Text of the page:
There is no doubt that during the more than 150 years that it has existed,photography has changed the way we relate to the world around us. In a way, in the words of Susan Sontag, has altered the notion “of what is worth looking at and what we have a right to observe” (On Photography, 1971, p.3). Regarding the African continent, photography has also played a role. The “construction” of the African continent during the nineteenth and twentieth century by racist and colonial discourses has been based not only on words, spoken or written, but also and perhaps more powerfully, on images. Sontag notes “there is something predatory in the act of taking a picture. To photograph people is to violate, by seeing them as they never see themselves… ; it turns people into objects that can be symbolically possessed” (On Photography, 1971, p .14). The profound relationship between the construction of an European imaginary of colonised Africa and photography has been explored numerous times. One of the most interesting examples may be the book ” Images and empires: visuality in colonial and postcolonial Africa “, edited by Paul S. Landau and Deborah D. Kaspin. In the Spanish context, this kind of colonial imagery is vividly portrayed in the book of Pere Ortín and Vic Pereira “Mbini: Hunters of images in colonial Guinea .
But while the Europeans used the “colonising camera” to create an image of Africa that corresponded to his racist discourse that justified colonial occupation, the camera was used during all this time for Africans to create their own discourses. Already during the nineteenth century African individuals and families posed in studio photography sessions that became a way to portray and create an alternative image to that suggested by Europeans. During the twentieth century, with cheaper and more easily available cameras, this construction of an alternative discourse began to democratise, being accessible to more people. With the advent of independence, many photographers became true chroniclers of the optimism and hope of these countries. Some of these chroniclers would become two of the best known African photographers: Malick Sidibé and Seidou Keita , both from Mali.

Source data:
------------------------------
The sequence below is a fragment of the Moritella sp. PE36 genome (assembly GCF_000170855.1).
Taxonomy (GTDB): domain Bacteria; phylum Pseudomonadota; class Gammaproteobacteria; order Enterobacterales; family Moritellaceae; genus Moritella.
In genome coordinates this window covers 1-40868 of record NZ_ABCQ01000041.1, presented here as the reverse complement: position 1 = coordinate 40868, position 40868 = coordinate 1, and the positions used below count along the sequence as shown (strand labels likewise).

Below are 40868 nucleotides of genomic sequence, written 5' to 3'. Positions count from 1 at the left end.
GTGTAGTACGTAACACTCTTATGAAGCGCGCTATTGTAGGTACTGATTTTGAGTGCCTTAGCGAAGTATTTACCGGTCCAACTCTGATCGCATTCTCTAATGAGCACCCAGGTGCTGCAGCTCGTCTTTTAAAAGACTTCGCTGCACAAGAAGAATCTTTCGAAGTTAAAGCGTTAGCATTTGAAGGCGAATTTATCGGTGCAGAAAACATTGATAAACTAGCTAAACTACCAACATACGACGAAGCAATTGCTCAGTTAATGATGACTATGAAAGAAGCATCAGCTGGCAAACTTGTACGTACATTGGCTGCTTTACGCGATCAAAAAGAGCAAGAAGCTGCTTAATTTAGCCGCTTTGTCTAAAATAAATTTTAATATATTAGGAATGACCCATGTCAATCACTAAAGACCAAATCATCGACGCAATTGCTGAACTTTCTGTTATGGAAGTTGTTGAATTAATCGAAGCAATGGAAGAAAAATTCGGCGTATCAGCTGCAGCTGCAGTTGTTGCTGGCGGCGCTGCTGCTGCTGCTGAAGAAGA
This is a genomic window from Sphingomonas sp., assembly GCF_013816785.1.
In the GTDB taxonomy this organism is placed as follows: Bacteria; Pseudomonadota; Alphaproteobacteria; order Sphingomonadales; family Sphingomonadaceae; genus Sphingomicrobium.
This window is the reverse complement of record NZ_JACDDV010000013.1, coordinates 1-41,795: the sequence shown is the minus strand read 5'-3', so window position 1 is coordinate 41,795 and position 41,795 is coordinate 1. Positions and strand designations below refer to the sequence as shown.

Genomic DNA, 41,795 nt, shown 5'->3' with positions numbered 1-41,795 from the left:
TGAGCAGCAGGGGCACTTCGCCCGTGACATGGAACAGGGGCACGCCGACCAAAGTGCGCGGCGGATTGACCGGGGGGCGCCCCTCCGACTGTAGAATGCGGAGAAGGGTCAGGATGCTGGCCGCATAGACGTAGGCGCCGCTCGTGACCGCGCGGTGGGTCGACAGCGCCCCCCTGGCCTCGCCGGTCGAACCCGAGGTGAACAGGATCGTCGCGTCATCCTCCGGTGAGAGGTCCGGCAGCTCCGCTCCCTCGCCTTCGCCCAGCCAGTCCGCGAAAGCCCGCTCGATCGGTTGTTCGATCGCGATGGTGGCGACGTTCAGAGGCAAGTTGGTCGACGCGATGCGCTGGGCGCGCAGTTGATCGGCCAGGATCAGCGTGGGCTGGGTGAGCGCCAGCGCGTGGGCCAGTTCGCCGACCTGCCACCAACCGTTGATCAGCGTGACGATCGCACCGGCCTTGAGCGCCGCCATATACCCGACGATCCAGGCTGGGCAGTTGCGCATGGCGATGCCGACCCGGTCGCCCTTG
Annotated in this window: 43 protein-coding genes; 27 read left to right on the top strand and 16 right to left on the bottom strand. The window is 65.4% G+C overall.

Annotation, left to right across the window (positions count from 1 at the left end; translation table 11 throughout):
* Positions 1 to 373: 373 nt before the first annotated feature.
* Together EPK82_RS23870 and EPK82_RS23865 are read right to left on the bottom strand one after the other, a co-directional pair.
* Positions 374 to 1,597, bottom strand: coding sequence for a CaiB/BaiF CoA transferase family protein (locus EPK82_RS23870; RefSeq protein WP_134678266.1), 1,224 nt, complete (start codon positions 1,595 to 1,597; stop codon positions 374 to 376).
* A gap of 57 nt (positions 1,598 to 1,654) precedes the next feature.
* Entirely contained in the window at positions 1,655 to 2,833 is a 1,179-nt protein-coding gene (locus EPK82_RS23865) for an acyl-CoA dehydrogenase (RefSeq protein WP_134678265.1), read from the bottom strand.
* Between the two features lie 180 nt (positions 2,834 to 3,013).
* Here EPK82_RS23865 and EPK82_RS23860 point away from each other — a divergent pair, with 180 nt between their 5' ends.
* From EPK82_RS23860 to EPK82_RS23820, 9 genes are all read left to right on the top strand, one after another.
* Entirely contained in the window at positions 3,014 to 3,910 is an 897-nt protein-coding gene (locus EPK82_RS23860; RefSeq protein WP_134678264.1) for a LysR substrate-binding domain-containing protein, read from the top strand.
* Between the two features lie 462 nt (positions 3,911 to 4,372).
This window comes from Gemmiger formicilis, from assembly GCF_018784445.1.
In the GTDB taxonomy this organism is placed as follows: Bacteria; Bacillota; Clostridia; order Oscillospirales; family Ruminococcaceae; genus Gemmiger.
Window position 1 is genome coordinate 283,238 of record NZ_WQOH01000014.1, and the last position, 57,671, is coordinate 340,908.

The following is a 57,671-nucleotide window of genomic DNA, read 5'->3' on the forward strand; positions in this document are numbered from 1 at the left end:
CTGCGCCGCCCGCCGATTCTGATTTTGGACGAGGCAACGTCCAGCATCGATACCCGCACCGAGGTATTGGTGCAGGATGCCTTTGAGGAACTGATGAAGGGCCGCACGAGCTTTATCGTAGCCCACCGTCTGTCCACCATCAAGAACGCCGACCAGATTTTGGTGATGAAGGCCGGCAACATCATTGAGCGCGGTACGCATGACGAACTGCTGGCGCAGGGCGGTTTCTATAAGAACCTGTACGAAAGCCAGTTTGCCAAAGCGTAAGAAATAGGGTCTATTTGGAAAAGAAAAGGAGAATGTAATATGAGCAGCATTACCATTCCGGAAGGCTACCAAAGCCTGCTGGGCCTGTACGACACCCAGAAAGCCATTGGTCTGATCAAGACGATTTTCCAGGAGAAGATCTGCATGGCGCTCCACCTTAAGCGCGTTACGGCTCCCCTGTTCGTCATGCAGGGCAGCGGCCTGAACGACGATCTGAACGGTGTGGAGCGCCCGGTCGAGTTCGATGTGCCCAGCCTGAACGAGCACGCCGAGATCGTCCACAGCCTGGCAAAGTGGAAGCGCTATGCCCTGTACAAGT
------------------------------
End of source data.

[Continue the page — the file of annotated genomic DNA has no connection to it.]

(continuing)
Merengue dancer, 1964, © Malick Sidibé. Photo courtesy Fifty One Fine Art Photography
Girls on Bike © Seydou Keita (via BBC Photography )
Today, fifty years after the independence of most of African countries, there are many photographers on the continent, each with different interests, languages and styles. Many blogs often comment on the work of these artists and journalists that convey different images of the continent. For example, Twiga recently pointed out a number of South African photographer (including the photographer Nontsikelelo Veleko, whose exhibition “Welcome to Paradise” can be seen in Casa África in Las Palmas de Gran Canaria until 19 February).
Other blogs like Africa is a Country , and A Bombastic Element , periodically make entries on the photography and photographers of the continent such as the Ghanaian Nana Kofi Acqua , or the South African Steve Bloom .
Despite these variety of images and photographers, the representation of the continent continues to be often manipulated by different discourses: in this case the images of primitive peoples used to justify colonial occupation have given way to images of poverty, wars, famines and disasters that support an image of Africa as a place with no present and no future. To counter this, various initiatives have emerged that seek to offer another image of the continent. An example of this is Joan Bardeletti’s project “Middle Classes in Africa” (via Africa is a Country ), which seeks to portray the African middle classes, and has started in Kenya and Ivory Coast. The choice of this population group is due both to the fact that it is growing rapidly, as to the fact that it has traditionally been seen as a symbol of Western development absent on the continent.
Kady Camara in his internet cafe and photocopying in Abidjan (Photo Middle Classes in Africa )
Another such project is “Africa Knows” , a Kenyan initiative that seeks to tell another story about Africa, through photojournalism and creative writing and using social networks and new technologies. In addition, photos of AfricaKnows can be bought online in various formats to support the project.
Been Together for Too Long (Photo: Joshua Wanyama)